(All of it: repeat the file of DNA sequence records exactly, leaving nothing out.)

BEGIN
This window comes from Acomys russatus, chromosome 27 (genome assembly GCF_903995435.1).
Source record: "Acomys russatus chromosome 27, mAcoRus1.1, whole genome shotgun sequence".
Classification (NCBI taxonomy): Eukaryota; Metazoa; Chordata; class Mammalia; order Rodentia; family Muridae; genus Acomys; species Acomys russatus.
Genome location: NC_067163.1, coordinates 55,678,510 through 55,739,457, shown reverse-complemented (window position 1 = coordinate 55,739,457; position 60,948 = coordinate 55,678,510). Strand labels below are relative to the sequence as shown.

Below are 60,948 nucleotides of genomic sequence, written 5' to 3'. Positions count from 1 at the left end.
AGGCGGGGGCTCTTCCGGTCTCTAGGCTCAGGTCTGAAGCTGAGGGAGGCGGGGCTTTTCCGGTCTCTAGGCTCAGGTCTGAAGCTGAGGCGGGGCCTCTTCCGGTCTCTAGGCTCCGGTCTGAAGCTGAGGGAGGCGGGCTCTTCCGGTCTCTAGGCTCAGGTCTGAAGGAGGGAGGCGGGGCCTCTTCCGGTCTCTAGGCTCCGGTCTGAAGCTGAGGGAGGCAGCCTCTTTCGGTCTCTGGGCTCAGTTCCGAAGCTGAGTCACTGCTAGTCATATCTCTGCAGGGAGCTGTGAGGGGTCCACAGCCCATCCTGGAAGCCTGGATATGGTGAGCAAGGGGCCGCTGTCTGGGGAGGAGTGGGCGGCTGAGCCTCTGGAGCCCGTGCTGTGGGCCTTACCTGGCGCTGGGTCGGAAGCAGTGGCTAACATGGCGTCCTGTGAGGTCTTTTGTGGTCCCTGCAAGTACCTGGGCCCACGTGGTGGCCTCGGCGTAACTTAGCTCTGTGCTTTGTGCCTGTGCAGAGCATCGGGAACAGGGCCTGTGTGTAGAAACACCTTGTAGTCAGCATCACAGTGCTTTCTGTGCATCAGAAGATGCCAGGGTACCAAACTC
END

This window comes from Acomys russatus, chromosome 27 (genome assembly GCF_903995435.1).
Source record: "Acomys russatus chromosome 27, mAcoRus1.1, whole genome shotgun sequence".
Classification (NCBI taxonomy): Eukaryota; Metazoa; Chordata; class Mammalia; order Rodentia; family Muridae; genus Acomys; species Acomys russatus.
Genome location: NC_067163.1, coordinates 55,678,510 through 55,739,457, shown reverse-complemented (window position 1 = coordinate 55,739,457; position 60,948 = coordinate 55,678,510). Strand labels below are relative to the sequence as shown.

Below are 60,948 nucleotides of genomic sequence, written 5' to 3'. Positions count from 1 at the left end.
AGGCGGGGGCTCTTCCGGTCTCTAGGCTCAGGTCTGAAGCTGAGGGAGGCGGGGCTTTTCCGGTCTCTAGGCTCAGGTCTGAAGCTGAGGCGGGGCCTCTTCCGGTCTCTAGGCTCCGGTCTGAAGCTGAGGGAGGCGGGCTCTTCCGGTCTCTAGGCTCAGGTCTGAAGGAGGGAGGCGGGGCCTCTTCCGGTCTCTAGGCTCCGGTCTGAAGCTGAGGGAGGCAGCCTCTTTCGGTCTCTGGGCTCAGTTCCGAAGCTGAGTCACTGCTAGTCATATCTCTGCAGGGAGCTGTGAGGGGTCCACAGCCCATCCTGGAAGCCTGGATATGGTGAGCAAGGGGCCGCTGTCTGGGGAGGAGTGGGCGGCTGAGCCTCTGGAGCCCGTGCTGTGGGCCTTACCTGGCGCTGGGTCGGAAGCAGTGGCTAACATGGCGTCCTGTGAGGTCTTTTGTGGTCCCTGCAAGTACCTGGGCCCACGTGGTGGCCTCGGCGTAACTTAGCTCTGTGCTTTGTGCCTGTGCAGAGCATCGGGAACAGGGCCTGTGTGTAGAAACACCTTGTAGTCAGCATCACAGTGCTTTCTGTGCATCAGAAGATGCCAGGGTACCAAACTC